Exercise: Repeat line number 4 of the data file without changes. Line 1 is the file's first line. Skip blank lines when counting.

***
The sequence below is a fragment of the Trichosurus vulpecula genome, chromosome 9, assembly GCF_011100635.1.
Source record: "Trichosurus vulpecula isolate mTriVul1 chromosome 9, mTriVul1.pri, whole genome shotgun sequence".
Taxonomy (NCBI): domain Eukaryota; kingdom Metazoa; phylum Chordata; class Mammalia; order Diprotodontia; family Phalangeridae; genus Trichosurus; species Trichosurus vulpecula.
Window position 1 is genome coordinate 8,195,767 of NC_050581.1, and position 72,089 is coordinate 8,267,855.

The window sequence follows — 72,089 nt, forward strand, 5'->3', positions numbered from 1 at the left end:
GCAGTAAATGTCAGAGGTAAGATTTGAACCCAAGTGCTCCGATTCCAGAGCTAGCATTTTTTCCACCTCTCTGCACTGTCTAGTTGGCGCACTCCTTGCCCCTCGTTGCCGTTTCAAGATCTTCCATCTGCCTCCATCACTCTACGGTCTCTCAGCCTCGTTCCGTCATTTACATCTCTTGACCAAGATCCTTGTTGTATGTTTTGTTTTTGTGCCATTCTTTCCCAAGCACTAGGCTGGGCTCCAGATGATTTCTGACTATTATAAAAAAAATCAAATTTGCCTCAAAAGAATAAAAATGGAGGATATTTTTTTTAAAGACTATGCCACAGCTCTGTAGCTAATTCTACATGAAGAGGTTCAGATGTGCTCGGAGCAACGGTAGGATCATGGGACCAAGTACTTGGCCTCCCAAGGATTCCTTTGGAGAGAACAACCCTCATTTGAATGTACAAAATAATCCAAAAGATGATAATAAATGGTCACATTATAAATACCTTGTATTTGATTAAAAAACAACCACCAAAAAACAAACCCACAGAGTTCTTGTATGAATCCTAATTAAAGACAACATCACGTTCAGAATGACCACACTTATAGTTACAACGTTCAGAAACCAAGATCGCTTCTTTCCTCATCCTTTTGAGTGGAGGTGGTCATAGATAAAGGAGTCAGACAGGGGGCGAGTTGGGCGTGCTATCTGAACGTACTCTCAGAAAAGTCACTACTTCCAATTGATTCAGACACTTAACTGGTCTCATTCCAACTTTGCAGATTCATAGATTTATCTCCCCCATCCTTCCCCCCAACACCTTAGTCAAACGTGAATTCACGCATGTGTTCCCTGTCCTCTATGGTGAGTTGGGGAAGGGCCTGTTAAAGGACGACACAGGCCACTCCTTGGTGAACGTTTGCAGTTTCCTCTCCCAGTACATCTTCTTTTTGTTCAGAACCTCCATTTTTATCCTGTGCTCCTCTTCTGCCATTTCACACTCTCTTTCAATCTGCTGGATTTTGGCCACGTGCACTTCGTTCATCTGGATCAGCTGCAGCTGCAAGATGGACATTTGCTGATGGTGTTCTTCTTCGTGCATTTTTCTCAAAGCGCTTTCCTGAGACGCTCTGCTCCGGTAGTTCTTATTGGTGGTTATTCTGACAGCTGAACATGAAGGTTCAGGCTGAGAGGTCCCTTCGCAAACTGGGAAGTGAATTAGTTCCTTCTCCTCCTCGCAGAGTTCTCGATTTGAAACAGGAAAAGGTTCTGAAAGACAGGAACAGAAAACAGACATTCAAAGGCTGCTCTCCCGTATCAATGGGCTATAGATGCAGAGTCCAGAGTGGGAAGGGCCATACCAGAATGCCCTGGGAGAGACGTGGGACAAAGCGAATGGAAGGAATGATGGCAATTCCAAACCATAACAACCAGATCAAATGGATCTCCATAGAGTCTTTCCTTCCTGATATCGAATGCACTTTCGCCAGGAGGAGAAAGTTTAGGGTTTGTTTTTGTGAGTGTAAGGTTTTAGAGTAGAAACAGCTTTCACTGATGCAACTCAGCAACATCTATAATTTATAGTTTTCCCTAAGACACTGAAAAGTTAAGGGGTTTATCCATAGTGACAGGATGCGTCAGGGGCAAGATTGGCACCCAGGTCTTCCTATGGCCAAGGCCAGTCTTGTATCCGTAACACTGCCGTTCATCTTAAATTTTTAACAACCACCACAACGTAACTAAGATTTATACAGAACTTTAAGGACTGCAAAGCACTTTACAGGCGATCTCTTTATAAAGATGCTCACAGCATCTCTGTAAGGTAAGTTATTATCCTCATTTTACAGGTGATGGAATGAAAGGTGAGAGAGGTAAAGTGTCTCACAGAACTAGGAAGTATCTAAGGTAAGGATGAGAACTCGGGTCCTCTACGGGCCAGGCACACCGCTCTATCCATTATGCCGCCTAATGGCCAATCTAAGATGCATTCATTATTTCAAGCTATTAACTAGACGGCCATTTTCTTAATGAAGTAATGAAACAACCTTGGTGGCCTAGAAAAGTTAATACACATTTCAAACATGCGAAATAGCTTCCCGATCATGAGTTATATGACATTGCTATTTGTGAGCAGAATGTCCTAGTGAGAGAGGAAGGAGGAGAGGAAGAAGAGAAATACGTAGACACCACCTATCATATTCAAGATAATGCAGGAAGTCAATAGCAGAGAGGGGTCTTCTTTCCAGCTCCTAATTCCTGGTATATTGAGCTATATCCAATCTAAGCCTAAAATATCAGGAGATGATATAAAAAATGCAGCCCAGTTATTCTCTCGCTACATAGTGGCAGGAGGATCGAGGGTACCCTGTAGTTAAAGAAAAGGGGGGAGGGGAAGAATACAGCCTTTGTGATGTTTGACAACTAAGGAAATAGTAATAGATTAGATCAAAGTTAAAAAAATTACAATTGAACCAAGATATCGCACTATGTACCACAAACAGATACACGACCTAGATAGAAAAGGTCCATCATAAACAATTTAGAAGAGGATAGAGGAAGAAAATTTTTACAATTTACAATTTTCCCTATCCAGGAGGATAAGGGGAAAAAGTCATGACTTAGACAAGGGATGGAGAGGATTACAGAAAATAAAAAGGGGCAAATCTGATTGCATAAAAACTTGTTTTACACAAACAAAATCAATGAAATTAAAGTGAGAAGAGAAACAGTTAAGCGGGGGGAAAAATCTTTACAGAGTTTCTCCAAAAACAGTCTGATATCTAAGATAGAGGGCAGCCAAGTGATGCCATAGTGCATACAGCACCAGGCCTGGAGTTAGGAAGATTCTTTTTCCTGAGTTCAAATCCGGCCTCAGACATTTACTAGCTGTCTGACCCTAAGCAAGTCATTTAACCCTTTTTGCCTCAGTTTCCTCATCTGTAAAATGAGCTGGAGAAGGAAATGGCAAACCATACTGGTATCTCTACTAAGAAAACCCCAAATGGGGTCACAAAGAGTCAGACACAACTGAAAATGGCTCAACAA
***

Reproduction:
Window position 1 is genome coordinate 8,195,767 of NC_050581.1, and position 72,089 is coordinate 8,267,855.